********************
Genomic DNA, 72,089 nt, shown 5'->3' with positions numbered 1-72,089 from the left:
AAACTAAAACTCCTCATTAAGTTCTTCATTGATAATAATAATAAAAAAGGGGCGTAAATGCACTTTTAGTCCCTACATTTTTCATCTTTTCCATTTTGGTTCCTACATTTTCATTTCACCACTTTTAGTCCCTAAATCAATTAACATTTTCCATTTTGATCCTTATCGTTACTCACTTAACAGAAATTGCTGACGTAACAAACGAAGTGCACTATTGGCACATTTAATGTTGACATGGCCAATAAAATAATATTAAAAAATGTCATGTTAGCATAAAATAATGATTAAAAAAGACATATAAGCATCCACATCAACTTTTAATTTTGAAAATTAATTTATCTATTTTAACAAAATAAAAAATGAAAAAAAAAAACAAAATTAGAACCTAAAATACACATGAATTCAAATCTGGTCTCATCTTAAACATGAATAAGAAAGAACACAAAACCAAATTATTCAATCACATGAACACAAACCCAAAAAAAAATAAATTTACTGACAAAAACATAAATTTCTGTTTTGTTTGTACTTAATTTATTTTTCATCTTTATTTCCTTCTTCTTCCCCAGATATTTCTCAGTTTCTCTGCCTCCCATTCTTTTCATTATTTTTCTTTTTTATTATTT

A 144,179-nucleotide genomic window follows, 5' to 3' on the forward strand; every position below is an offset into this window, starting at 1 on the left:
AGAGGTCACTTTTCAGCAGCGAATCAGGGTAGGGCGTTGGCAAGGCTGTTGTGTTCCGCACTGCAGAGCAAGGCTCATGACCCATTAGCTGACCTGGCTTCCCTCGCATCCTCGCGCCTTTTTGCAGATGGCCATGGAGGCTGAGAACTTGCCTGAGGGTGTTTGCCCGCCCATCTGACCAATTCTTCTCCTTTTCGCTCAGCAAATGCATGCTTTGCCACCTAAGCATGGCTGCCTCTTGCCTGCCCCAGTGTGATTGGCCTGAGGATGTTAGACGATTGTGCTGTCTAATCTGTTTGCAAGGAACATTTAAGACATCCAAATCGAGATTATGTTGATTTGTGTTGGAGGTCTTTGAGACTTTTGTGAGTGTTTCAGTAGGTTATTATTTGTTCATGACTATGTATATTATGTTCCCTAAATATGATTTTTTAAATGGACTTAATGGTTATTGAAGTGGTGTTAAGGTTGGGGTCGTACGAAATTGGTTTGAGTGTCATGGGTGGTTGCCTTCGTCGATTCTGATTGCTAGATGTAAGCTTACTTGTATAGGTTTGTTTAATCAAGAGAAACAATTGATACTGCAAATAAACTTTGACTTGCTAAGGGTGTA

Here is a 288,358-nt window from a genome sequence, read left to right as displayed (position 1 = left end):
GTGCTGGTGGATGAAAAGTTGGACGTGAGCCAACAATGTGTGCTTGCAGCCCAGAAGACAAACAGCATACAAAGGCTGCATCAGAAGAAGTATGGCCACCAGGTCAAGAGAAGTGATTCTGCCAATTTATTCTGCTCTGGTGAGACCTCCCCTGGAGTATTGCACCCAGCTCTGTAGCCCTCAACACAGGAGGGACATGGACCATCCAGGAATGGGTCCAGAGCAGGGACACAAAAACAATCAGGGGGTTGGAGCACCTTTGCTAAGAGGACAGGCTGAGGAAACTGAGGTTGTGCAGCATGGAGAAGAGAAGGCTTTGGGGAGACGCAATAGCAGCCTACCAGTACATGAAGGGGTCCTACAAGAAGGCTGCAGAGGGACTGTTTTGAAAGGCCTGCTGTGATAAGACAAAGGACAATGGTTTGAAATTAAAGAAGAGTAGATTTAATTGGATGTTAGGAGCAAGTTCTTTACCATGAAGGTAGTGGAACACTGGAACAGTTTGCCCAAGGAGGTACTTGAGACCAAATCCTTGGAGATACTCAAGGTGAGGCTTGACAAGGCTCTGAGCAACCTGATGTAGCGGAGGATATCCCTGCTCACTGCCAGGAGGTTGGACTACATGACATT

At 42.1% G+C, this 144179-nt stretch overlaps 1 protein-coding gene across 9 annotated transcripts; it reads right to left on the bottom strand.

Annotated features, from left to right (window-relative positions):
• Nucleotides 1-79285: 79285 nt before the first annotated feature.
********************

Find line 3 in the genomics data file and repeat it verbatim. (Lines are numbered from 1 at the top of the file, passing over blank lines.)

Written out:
A 144,179-nucleotide genomic window follows, 5' to 3' on the forward strand; every position below is an offset into this window, starting at 1 on the left: